Mind of the Raven: Investigations and Adventures with Wolf-Birds
Fascinating things you learn in books that may save your life one day if you are stuck in the woods (or not).
Now I know how to climb a tree so tall that the branches don't even begin until 60-80 feet up.
1. Attach a fine monofilament line, anchored to the ground, to an arrow which you fire over the crown of the tree.
2. When the arrow is fired, standing in the original place, attach a much thicker line to the line you had fixed to the ground.
3. Go to where the arrow is now,...more
Mind of the Raven: Do Ravens Think?
Mind of the Raven by Bernd Heinrich illustrates the interactions between ravens and the world through the studies Heinrich conducts using his own raven brood. Ravens have been a concept of mythology since the ancient Vikings and have played roles in the developments of many cultures throughout the world. They have always been perceived as smart animals that are constantly “snooping around” looking for evil. In many cultures they have been associa...more
"With ravens, the line between interpretation and fact is commonly a thin one, but as Mark Pavelka, who studied ravens for the United States Fish and Wildlife Service, said, "With other animals you can usually throw out 90 percent of the stories you hear about them as exaggerations. With ravens, it's the opposite. No matter how strange or amazing the story, chances are pretty good that at...more
This book far exceeded my expectations. Heinrich, a biologist by profession, presents insights into ravens' behavior garnered from his decade-long study of the wolf-birds. It was amazing the lengtbs that Heinrich would go to get a close g...more
A great scientific study of Ravens. The observations gave me a clear picture of the animal that played a crucial role in human history, inspired trickster myths, and stirred our collective imagination. I read this book along with Lewis Hyde's Trickster Makes this World, and they are excellent companions. Hyde's book is an excellent exploration of trickster mythology, but he does not credit the animals spirits themselves for enough inspiration and interplay th...more
I picked this book up after seeing a particularly social raven taunt some tourists on Vancouver island. What a weird bird.
Each chapter is laid out as an experiment. Can ravens recognized individual humans? Heinrich approaches the ravens in his aviary in a Halloween mask, i...more
Mr. Heinrich, on the other hand, is very interested in ravens. But he does not write about them strictly in a scientific manner. The book seems to me to be a mixture of scientific study, coupled with anecdotes about the behavior of these birds...more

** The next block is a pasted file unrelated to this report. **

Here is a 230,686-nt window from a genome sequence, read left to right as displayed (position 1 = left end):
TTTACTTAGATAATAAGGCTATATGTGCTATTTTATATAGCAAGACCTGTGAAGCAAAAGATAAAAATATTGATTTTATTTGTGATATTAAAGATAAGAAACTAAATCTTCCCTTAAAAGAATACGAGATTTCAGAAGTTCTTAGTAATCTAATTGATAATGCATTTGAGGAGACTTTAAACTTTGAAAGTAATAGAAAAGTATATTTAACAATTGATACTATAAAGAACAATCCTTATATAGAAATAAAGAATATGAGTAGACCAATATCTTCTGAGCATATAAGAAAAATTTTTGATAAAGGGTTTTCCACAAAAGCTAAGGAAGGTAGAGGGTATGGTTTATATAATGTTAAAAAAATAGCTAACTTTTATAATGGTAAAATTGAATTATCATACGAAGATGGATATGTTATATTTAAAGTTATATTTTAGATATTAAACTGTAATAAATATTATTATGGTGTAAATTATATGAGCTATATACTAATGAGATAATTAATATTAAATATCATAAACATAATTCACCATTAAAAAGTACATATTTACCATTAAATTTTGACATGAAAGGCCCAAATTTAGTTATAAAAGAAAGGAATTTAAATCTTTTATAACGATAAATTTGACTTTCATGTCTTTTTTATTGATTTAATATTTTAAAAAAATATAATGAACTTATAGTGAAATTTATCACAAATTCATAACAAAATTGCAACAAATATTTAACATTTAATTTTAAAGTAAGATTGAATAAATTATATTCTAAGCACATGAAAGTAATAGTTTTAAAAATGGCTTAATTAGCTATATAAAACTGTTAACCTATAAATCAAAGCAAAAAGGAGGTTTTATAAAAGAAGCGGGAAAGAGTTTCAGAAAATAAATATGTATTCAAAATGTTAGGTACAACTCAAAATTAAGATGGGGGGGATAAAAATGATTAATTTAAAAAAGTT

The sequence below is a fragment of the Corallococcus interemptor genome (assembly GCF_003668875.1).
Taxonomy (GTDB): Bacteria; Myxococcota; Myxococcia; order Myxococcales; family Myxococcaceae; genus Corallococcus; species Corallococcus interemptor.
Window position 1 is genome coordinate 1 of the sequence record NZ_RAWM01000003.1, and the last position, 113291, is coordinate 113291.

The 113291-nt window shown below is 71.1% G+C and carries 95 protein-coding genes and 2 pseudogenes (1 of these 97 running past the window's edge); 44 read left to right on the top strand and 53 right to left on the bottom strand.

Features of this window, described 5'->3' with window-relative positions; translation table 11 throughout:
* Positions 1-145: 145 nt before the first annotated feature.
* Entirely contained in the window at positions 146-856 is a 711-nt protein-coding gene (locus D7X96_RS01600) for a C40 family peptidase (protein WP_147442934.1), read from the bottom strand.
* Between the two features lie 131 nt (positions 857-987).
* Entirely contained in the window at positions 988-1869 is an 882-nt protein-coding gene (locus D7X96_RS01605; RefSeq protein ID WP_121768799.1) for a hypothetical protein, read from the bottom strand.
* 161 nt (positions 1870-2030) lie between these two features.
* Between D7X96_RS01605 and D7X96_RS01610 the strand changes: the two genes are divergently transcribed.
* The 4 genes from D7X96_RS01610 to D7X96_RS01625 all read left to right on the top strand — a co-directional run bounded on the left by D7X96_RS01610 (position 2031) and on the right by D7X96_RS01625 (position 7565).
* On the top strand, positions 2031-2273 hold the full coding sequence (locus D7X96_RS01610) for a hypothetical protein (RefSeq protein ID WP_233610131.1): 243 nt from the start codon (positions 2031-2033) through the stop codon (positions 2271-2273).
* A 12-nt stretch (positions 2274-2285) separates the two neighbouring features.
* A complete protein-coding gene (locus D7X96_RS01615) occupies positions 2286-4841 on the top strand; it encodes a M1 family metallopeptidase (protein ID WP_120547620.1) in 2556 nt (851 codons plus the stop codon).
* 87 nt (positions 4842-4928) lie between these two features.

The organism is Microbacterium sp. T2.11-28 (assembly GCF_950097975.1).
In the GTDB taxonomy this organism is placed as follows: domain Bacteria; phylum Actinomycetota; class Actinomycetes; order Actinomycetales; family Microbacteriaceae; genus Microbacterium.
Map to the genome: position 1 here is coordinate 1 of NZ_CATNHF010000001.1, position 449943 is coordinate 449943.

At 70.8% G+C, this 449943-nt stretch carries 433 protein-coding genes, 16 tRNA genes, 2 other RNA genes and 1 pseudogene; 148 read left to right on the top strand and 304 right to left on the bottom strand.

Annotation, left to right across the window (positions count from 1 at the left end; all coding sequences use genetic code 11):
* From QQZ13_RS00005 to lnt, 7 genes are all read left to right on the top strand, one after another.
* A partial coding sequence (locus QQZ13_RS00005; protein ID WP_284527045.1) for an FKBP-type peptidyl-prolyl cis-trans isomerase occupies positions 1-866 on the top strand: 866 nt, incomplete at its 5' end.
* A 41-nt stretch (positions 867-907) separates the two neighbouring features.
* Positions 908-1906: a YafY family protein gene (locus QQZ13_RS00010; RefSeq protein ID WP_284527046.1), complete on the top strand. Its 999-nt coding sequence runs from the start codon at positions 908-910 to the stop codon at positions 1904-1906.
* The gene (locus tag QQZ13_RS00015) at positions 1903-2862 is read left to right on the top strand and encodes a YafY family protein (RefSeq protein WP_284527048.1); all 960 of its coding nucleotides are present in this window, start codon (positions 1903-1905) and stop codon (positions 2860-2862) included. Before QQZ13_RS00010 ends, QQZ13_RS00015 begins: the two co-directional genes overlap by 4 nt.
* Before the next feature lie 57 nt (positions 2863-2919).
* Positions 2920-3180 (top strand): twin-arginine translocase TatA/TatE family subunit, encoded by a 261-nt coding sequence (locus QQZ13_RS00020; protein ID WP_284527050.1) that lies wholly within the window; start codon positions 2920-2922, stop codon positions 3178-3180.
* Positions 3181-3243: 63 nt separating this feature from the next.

We learn about how ravens use tools, how they have symbiotic relationships with humans, and, yes, how they get jealous when their human friends spend time with other humans. Before reading this, the only thing I knew about ravens was that they were apt to quoth "Nevermore." Now, I...more
This book is good for getting folks interested in a fascinating species. For getting people to look beyond themselves at another species. I just don't agree with the branding of these observations as full fledged research. One sample subject is not enough. Granted th...more
Not that there's anything wrong with pop science, of course, but sometimes you want to stretch out and really learn something for a change. Mind of the Raven is the perfect...more
There are so many interesting stories about ravens, a bird I knew nothing about. But much more fascinating is the glimpse into the mind of Bernd Heinrich, the raven-obsessed author. And...more
I have to say I had never given a lot of thought to ravens. I remember seeing some in a cage at the Tower of London back in 2000, and of course I'm familiar with Edgar Allan P...more
The downsides in this book are the abundance of facts and figures in certain parts that make for slightly dry reading and the infusion of Bernd Heinrich's evolutionary ideas. It is questionable how some...more
He writes like a scientist, which is to be expected, however it doesn't make for fluid reading.
In the final chapters, I felt he wrote defensively--like he had to prove that this text was worthy of respect in the scientific community.
I loved it and found it tedious all at the same time.
He is the author of many books including Winter World, Ravens in Winter, Mind of the Raven and Why We Run. Many of his books focus on the natural world just outside the cabin door.
Heinrich has wo...more